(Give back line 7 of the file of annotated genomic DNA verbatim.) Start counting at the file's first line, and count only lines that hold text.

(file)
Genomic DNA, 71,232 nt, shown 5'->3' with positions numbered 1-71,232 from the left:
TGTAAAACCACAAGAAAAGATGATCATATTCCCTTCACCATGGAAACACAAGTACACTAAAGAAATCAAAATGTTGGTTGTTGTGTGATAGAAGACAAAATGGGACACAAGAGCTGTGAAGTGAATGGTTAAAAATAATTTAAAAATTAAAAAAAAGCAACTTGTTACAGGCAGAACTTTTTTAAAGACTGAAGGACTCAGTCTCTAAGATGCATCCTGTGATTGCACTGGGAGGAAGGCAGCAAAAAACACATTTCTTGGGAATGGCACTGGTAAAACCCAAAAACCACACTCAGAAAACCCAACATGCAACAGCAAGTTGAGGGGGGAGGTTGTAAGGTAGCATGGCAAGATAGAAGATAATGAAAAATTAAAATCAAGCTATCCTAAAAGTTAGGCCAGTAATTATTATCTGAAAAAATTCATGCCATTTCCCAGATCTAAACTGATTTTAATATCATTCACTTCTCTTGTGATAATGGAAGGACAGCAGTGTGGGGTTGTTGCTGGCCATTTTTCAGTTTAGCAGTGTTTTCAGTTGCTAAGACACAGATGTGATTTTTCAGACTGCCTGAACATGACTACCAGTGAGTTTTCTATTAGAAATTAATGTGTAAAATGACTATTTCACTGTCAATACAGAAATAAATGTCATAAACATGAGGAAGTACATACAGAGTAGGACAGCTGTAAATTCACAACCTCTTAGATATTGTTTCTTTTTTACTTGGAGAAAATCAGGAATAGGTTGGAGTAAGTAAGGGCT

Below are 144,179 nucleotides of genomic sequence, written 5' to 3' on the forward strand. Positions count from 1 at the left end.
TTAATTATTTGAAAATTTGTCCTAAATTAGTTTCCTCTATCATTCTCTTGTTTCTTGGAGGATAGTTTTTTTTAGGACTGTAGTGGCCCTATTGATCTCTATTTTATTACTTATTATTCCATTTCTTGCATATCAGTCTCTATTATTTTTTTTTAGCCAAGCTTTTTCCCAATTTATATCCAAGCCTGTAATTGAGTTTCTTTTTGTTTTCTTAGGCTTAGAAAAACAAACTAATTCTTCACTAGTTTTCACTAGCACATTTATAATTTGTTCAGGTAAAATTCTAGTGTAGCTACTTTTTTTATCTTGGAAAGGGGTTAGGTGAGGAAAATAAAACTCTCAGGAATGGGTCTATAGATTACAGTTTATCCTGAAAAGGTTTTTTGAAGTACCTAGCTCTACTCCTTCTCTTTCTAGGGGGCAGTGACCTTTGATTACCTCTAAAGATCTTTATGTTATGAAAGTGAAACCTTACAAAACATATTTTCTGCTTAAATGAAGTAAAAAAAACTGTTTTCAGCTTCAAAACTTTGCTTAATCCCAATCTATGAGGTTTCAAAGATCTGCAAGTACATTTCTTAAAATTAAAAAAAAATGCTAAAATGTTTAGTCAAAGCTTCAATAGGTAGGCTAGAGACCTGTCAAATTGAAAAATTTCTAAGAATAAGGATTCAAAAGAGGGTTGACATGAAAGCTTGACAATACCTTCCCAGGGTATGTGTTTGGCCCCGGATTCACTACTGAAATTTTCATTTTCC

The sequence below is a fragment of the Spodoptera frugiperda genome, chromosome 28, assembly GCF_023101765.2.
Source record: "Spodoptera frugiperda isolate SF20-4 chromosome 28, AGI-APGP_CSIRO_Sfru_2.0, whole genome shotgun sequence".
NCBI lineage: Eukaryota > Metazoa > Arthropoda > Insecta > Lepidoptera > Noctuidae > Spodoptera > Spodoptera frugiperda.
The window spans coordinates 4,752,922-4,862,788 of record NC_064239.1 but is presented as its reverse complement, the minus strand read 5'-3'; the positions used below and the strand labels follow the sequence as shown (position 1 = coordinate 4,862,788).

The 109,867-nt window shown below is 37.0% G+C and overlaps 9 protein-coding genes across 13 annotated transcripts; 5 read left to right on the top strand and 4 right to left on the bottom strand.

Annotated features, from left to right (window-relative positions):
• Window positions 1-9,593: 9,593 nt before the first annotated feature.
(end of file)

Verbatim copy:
NCBI lineage: Eukaryota > Metazoa > Arthropoda > Insecta > Lepidoptera > Noctuidae > Spodoptera > Spodoptera frugiperda.